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James Williamson's 10 albums that changed his life


James Williamson photo by Heather Harris

By Martin Popoff

Guitarist James Williamson is most famous for his work on the incendiary “Raw Power” album — James, of course, being lead Stooge in Iggy and the Stooges. But he’s also on the latest Stooges album “Ready to Die,” and he is the producer of one of Iggy’s most underrated solo albums “New Values,” from 1979.

In any event, Williamson is back with a cool project for Leopard Lady Records called “Re-Licked,” which presents new recordings of the 16 compositions that would have served as the material for the follow-up to “Raw Power,” had the band not lost its deal with CBS and slowly disintegrated.

We present to you a “10 Albums” from James, a particular challenge as James is famously and curiously known for paying little attention to outside music once he joined the Stooges in late 1970.


The Beatles, Rubber Soul The songwriting was amazing. The Beatles were moving away from kind of a sweet, poppy band to a more introspective band. And all that stuff came across. And I think that the sound of the record was pretty incredible, too. Per se, I’m not really a dyed-in-the-wool Beatles guy, but I’d have to say that was a very impactful album.


Bob Dylan, Highway 61 Revisited Certainly many albums by Bob Dylan had a huge impact on me. So, right off the bat, I would take “Highway 61,” and then I would pick “Blonde on Blonde.” And he continued to inspire me in the ‘70s.

Jimi Hendrix Experience Are You Experienced

Jimi Hendrix, Are You Experienced I mean, that was enormous and has to be noted. You know, I’m not even sure what heavy metal means but... Jimi certainly raised the bar on what a guitar player could be and what it means. If you’re gonna call somebody the best guitar player, I think it’s him. All these guys like Eric Clapton and so forth... he was a fine guitar player, but they completely got smoked when Jimi Hendrix came around. Jimi was a really, really talented guy who had his own thing.


The Paul Butterfield Blues Band, The Paul Butterfield Blues Band

They were just enormous. Paul Butterfield, especially that band in that time, was one of the first sort of interracial blues bands that came up. You knew those guys were down and dirty, and they knew how to play the blues. And, so, for white, Middle America kids, that was more accessible than, say, a real blues player, even a real Chicago blues player — because we didn’t really know that many of them. But they sort of introduced us to all that stuff.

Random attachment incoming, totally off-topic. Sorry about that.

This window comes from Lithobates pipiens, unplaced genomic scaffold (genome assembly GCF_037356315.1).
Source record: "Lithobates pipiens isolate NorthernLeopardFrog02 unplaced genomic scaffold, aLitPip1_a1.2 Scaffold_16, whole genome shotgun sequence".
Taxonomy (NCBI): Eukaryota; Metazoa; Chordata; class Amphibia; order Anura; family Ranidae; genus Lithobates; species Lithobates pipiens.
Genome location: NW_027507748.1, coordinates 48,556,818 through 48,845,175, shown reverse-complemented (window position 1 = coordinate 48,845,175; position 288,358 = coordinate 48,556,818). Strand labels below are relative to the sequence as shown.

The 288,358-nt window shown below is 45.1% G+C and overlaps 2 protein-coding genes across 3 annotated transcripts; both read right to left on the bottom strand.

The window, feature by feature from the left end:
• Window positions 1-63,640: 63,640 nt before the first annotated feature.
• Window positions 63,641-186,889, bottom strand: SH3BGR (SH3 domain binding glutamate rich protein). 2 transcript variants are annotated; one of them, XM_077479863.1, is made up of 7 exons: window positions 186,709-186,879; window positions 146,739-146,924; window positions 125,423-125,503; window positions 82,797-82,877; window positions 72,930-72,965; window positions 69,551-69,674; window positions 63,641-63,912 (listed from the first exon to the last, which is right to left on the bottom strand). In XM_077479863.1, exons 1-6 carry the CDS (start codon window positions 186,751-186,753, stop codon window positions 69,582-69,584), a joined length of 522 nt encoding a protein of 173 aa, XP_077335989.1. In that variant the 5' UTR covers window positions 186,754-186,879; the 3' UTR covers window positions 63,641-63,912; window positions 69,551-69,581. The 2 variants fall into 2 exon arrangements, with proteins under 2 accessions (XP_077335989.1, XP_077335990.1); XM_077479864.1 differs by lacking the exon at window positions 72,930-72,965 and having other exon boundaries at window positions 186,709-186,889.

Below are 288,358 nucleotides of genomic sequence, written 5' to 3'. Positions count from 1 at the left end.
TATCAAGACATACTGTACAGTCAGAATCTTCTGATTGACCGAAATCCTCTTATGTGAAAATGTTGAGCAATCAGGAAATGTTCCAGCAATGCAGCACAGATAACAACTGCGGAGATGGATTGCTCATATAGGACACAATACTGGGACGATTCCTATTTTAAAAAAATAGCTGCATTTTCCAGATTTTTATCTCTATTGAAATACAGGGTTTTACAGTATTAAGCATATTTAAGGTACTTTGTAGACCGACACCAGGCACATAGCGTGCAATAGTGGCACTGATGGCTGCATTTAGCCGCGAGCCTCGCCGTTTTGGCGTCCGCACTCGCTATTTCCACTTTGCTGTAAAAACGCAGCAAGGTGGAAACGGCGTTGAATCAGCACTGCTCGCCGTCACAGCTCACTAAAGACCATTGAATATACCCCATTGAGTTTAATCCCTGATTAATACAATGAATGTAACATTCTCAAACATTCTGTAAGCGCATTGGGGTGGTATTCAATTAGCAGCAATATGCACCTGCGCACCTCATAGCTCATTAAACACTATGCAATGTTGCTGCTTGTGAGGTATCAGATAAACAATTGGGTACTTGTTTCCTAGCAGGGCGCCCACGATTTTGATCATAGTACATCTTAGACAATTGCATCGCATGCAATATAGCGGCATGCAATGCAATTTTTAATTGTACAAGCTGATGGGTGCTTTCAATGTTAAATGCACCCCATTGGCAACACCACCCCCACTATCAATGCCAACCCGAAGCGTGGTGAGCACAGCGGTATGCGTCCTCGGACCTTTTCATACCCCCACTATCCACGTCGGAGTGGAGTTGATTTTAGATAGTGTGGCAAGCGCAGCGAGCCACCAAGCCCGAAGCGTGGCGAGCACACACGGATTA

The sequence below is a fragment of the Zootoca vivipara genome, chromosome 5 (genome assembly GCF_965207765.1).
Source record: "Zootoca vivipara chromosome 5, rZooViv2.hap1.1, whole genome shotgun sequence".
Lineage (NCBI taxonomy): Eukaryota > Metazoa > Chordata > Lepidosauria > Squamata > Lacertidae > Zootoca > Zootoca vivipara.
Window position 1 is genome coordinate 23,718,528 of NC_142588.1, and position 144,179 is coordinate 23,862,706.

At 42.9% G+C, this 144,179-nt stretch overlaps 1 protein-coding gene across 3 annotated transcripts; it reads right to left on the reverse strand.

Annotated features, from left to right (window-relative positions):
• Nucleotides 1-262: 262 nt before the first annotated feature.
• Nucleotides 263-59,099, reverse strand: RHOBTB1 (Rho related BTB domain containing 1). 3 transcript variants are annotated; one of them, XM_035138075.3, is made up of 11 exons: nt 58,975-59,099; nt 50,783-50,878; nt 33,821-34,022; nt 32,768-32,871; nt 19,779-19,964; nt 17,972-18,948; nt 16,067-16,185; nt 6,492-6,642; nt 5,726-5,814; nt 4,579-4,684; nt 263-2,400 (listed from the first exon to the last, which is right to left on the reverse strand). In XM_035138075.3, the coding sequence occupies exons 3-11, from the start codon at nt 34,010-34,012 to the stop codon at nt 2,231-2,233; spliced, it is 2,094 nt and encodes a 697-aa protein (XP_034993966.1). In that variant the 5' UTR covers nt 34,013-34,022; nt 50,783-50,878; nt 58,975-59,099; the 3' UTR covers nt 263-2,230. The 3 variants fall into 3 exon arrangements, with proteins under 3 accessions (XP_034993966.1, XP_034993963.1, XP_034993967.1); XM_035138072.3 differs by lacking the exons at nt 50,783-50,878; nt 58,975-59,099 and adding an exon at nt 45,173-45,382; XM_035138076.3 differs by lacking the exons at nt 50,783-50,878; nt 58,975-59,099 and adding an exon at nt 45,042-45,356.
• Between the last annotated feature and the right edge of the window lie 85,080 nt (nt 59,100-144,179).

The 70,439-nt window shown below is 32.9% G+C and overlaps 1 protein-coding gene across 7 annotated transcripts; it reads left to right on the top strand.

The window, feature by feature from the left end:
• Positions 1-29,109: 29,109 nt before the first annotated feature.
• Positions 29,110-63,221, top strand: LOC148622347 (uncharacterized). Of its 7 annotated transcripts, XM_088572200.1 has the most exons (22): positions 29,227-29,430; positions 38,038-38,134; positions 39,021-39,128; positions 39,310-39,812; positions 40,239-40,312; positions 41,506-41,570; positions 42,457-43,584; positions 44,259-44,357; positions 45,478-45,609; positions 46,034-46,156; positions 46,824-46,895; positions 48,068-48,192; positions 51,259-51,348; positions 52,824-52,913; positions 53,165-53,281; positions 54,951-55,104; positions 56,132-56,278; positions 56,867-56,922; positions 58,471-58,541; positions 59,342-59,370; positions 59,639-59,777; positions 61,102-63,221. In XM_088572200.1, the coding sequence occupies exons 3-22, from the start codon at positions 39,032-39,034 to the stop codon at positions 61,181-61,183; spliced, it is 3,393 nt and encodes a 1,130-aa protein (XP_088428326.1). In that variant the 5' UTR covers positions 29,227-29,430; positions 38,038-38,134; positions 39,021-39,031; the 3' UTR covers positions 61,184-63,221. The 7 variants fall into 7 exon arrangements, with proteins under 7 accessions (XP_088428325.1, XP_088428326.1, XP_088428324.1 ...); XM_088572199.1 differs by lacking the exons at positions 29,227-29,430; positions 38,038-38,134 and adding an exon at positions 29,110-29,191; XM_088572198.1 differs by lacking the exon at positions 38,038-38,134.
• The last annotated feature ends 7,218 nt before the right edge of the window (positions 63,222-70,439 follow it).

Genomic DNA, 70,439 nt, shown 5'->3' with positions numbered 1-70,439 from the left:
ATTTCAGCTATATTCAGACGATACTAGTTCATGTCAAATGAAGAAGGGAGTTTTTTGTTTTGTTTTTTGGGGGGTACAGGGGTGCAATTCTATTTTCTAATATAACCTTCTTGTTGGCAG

Rolling Stones, Aftermath Again, the Stones were evolving into a better writing unit, and so Richards and Jagger are actually writing better songs. And I think they were more cohesive as a band. So, it was an evolution for them and for me, as well.


The Who, My Generation I can’t name off albums without naming The Who, “My Generation” in particular. But all that stuff was enormously impactful.


The Yardbirds, Having a Rave Up with the Yardbirds “Train Kept A-Rollin’” and all those numbers were huge in my period of sort of growing up. Jeff Beck’s lineup of the band was pretty smoking hot. I am very, largely a rhythm guitar player, although I guess I play a lot of everything. That’s kind of why I play with one guitar in the band, because I don’t leavea lot of air for people in my writing or in my playing. So, yeah, I always like a good beat and a good syncopated rhythm and so on, but Jeff Beck is much more than a rhythm guitar player (laughs).


Elvis Presley, Elvis Presley My very first records were singles, and they were actually Elvis Presley. My sister brought home “Hound Dog” and “Love Me Tender” and all those singles. I watched him on Ed Sullivan just like the next person at that time and was totally impressed. Probably if I had to name a single influence on why I bought my first guitar, he was it, even though I couldn’t play it.


The Rationals, The Rationals Locally, I was never a big MC5 guy, and I actually was in a band with Scott Richardson from SRC. But The Rationals, I thought, were a tremendously good band. But they just never made it to the national stage.


Little Stevie Wonder, The Jazz Soul of Little Stevie The Motown influence, at the time I moved to Detroit, was enormous. I’m talking about an environment where I could go — and I did go — to the state fair and have Little Stevie Wonder playing on a stage about two feet high with four guys on each corner, you know, so he wouldn’t fall off, and playing “Fingertips” right there for free (laughs). So this was entirely different environment.